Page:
Three years later came arguably the pinnacle of Blakeney's career. The #17-ranked Missouri Tigers came to Veterans Memorial Stadium for an ESPN2 Thursday night game in 2004. That night, the little team from southeast Alabama knocked off Missouri 24-14 in front of the largest crowd in Troy history.
Blakeney summed it up perfectly.
"We don't have to beat them 365 days," he told the Associated Press. "We just have to beat them for one 60-minute segment of history. For that one 60 minutes, Troy was better than Missouri."
As incredible as the win was, the idea Troy would even play a team like Missouri at home was the stuff of pipe dreams when Blakeney arrived.
The hits kept coming. Troy won the Sun Belt every year from 2006-2010 and beat Oklahoma State -- again at home -- in 2007. As the team grew, so did Blakeney's coaching. He switched from the triple option to the spread offense at one point, keeping pace with the times. A recruiting master, he lured future NFL stars DeMarcus Ware and Osi Umenyiora to his program.
But after the 2010 season things fell off a cliff. There was no gradual decline; the wins simply stopped coming. Troy went 3-9 in 2011 and haven't had a winning season since. With seven conference games left on the schedule, FPI rankings give Troy a .1 percent chance of winning the Sun Belt this year.
"Don't want to forget how it feels to win"
The Blakeney-Bowden comparison could have been made just as easily in 2004 with a much different meaning. Bowden still won big 10 years ago. In fact, 2004 was the year Doak Campbell Stadium's field was named for him. It was the year a Bowden statue landed outside the stadium and a giant stained-glass window became part of its facade, with Bowden forever overlooking the venue.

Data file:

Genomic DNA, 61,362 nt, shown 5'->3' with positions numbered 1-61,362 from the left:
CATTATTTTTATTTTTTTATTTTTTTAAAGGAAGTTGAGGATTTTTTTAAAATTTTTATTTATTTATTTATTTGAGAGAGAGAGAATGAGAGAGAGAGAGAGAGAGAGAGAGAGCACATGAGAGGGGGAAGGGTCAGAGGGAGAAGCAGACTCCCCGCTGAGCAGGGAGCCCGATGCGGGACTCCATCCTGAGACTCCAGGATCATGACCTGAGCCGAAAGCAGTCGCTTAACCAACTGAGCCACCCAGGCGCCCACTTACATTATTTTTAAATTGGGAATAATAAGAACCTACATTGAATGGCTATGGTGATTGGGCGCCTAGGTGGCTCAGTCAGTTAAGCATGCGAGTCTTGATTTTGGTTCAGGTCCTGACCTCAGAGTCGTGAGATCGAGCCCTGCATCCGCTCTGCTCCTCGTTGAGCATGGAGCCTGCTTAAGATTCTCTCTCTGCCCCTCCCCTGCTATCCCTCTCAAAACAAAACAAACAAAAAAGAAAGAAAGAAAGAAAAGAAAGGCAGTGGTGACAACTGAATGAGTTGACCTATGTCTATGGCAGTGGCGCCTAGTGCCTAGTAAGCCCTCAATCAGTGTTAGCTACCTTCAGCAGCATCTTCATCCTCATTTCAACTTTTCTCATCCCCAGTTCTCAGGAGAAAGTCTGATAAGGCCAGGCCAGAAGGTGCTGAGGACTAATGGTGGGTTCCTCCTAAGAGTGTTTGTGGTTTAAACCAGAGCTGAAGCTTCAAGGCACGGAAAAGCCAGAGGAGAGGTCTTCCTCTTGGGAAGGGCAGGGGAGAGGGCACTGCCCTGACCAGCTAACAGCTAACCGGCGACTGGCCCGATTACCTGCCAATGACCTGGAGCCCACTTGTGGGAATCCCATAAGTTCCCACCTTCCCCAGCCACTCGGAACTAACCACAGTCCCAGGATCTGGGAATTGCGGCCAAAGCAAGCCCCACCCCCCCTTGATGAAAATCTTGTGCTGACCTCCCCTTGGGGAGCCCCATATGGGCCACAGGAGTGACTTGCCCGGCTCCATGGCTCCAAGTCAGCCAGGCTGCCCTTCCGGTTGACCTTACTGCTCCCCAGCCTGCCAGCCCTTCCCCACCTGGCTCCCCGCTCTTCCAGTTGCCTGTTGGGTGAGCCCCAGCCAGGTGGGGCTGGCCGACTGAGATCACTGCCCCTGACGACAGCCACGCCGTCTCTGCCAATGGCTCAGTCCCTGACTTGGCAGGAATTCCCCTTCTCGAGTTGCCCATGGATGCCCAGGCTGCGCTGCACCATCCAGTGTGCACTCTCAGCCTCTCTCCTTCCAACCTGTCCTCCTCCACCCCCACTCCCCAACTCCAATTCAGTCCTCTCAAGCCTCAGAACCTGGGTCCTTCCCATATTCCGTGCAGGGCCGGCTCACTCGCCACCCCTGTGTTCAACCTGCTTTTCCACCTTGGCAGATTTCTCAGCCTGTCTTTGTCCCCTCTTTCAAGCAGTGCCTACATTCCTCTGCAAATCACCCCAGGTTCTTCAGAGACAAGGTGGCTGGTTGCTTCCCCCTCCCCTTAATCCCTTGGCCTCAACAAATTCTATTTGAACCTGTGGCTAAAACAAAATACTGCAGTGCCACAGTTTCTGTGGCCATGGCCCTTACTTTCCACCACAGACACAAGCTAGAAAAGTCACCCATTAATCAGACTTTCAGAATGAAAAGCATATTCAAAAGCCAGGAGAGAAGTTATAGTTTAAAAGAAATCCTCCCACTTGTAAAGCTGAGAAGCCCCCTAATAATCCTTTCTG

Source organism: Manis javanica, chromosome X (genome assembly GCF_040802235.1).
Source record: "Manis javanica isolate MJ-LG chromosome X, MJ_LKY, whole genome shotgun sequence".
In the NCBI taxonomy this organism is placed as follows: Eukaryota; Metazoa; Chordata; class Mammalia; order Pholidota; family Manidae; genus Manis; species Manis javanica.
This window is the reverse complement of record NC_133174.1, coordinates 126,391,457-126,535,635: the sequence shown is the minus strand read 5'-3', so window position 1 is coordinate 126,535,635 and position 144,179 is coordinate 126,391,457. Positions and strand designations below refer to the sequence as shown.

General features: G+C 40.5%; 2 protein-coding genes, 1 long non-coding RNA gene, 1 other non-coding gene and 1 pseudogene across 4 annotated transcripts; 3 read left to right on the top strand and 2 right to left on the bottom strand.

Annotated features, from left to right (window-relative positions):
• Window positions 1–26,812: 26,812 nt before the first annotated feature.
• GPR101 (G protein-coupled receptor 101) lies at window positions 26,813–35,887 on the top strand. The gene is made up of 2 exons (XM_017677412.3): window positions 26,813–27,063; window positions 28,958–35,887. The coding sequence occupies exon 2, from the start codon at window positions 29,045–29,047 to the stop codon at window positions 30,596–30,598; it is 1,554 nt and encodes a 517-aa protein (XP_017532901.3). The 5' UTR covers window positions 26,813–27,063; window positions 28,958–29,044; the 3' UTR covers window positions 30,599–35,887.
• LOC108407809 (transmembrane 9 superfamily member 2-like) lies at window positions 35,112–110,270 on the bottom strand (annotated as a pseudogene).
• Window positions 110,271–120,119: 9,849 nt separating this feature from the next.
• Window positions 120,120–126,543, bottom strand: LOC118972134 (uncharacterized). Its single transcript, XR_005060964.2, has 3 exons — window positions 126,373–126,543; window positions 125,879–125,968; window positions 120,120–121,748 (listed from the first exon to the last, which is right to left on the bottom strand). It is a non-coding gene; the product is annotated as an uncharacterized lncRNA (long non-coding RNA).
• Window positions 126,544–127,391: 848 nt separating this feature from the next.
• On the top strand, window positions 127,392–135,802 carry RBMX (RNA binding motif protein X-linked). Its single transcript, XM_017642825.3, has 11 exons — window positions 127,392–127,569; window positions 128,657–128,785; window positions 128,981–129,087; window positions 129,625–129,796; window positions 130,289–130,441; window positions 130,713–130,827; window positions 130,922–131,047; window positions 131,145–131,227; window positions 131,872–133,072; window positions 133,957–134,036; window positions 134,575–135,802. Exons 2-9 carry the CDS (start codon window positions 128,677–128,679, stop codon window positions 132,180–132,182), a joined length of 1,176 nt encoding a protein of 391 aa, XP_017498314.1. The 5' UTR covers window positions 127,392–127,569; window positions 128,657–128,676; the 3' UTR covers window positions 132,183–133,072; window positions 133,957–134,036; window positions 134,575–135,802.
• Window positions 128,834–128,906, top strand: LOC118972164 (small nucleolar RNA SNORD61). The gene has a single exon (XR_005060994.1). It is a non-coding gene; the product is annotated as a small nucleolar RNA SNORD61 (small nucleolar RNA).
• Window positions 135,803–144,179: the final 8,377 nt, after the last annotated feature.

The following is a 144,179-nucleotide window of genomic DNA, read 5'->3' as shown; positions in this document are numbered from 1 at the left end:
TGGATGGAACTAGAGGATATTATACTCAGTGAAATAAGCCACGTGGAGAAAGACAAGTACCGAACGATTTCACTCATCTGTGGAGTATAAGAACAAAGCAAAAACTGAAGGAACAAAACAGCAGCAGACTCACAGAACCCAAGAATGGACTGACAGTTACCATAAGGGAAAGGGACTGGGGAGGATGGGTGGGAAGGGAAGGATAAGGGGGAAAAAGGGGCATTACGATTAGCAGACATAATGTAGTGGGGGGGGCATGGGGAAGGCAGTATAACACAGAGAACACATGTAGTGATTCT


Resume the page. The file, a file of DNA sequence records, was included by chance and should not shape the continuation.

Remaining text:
At Troy, the trajectory from 1990 to 2004 was nearly vertical. From D-II to a home win over Missouri in 14 years. Blakeney didn't have the honors yet, but he put his name on the stadium that year.
While Bowden turned down job offers over the years, including from the Atlanta Falcons and Alabama, Blakeney stayed for a different reason. The Eric Ramsy scandal at Auburn, in which Blakeney played a key role, forever tarnished his reputation. If you ask him, that's why the big offers never came. One final tie-in: the scandal led to the end of the Pat Dye era at Auburn. His replacement? Bobby's son Terry Bowden.
For a school the size of Troy, 24 years with one coach is truly remarkable. Blakeney has coached his Troy teams to 175 wins. The other 10 Sun Belt coaches had a combined 99 wins at their current job before this season.
It's of little solace to fans when their team is 0-5. Add to that pressure from new kids on the block, hot Sun Belt newcomer Georgia Southern and, closer to home, South Alabama, and this could be the end of the Blakeney era. For many this was a make-or-break year, and while there's still time to at least finish .500, that's highly unlikely.
Many Troy fans see Blakeney's exit as an inevitability. The only question for them is how: retirement? resignation? coach emeritus? or straight firing?
Oh, there's one other question: Who's next?
Blakeney apologists might point to Joe Paterno. The Sandusky scandal aside, Paterno turned his Penn State program around after nearly being forced out during a bad run in the early 2000s. At 67 Blakeney is much younger than Bowden was during his last season, and younger than Bill Snyder, Steve Spurrier and a handful of other top-flight bosses.
Like Bowden, Blakeney has much more than earned the benefit of the doubt. But in college football, that only lasts so long for anyone, even a man coaching on his own field.